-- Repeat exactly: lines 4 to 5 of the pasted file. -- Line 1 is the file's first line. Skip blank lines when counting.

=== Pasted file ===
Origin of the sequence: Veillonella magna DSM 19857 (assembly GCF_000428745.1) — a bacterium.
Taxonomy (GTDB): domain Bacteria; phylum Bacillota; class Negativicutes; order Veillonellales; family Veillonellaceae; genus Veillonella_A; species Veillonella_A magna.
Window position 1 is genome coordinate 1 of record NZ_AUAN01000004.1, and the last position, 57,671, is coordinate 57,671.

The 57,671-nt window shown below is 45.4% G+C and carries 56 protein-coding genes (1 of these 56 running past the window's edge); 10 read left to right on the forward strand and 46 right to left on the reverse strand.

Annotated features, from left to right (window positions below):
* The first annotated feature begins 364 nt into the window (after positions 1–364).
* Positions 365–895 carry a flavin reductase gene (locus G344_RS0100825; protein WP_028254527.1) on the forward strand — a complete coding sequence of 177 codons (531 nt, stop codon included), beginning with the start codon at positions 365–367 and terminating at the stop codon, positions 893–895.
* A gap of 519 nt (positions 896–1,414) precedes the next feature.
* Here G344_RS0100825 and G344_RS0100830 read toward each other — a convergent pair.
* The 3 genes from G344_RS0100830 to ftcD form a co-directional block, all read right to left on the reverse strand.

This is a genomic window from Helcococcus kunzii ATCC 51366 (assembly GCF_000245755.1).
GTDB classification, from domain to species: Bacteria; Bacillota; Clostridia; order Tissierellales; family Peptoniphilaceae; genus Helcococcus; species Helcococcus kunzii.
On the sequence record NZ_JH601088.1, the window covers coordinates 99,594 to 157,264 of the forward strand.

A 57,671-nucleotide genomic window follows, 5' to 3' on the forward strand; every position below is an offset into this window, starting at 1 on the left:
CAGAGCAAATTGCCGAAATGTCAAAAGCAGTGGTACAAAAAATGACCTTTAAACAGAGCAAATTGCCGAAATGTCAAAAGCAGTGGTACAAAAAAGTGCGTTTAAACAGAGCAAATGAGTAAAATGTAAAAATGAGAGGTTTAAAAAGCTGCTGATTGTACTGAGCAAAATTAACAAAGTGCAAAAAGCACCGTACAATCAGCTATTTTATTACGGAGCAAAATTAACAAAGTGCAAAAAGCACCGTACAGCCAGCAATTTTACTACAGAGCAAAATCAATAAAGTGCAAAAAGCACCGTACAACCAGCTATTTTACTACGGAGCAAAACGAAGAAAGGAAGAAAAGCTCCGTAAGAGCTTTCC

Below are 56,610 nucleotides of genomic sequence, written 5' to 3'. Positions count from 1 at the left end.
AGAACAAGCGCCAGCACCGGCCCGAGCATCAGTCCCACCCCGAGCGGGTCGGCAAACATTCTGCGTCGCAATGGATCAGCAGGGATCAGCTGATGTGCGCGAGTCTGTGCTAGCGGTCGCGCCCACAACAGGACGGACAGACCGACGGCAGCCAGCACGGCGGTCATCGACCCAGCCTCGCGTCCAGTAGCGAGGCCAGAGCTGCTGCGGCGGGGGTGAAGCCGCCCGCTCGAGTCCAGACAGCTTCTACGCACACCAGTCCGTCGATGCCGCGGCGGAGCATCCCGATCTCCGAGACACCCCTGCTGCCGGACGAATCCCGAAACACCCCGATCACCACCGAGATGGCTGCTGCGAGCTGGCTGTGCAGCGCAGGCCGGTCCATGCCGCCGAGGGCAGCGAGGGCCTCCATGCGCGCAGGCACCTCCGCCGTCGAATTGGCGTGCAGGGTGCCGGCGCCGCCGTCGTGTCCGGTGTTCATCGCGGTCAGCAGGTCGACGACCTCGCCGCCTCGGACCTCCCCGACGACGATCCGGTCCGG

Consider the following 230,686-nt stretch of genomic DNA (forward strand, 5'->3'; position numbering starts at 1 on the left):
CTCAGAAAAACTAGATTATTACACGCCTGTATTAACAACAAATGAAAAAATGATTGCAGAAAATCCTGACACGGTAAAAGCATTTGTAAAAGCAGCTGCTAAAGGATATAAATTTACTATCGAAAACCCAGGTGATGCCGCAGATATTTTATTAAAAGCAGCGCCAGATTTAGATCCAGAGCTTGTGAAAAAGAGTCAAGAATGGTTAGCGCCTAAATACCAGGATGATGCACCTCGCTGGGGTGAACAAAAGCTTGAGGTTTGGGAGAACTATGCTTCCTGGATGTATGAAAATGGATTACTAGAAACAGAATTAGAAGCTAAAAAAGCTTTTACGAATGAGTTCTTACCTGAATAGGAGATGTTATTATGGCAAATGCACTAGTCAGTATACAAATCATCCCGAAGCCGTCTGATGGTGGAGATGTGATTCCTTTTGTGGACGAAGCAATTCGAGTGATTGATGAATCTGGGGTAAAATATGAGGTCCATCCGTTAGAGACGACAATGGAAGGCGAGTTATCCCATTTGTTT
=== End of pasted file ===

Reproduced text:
The 57,671-nt window shown below is 45.4% G+C and carries 56 protein-coding genes (1 of these 56 running past the window's edge); 10 read left to right on the forward strand and 46 right to left on the reverse strand.

Annotated features, from left to right (window positions below):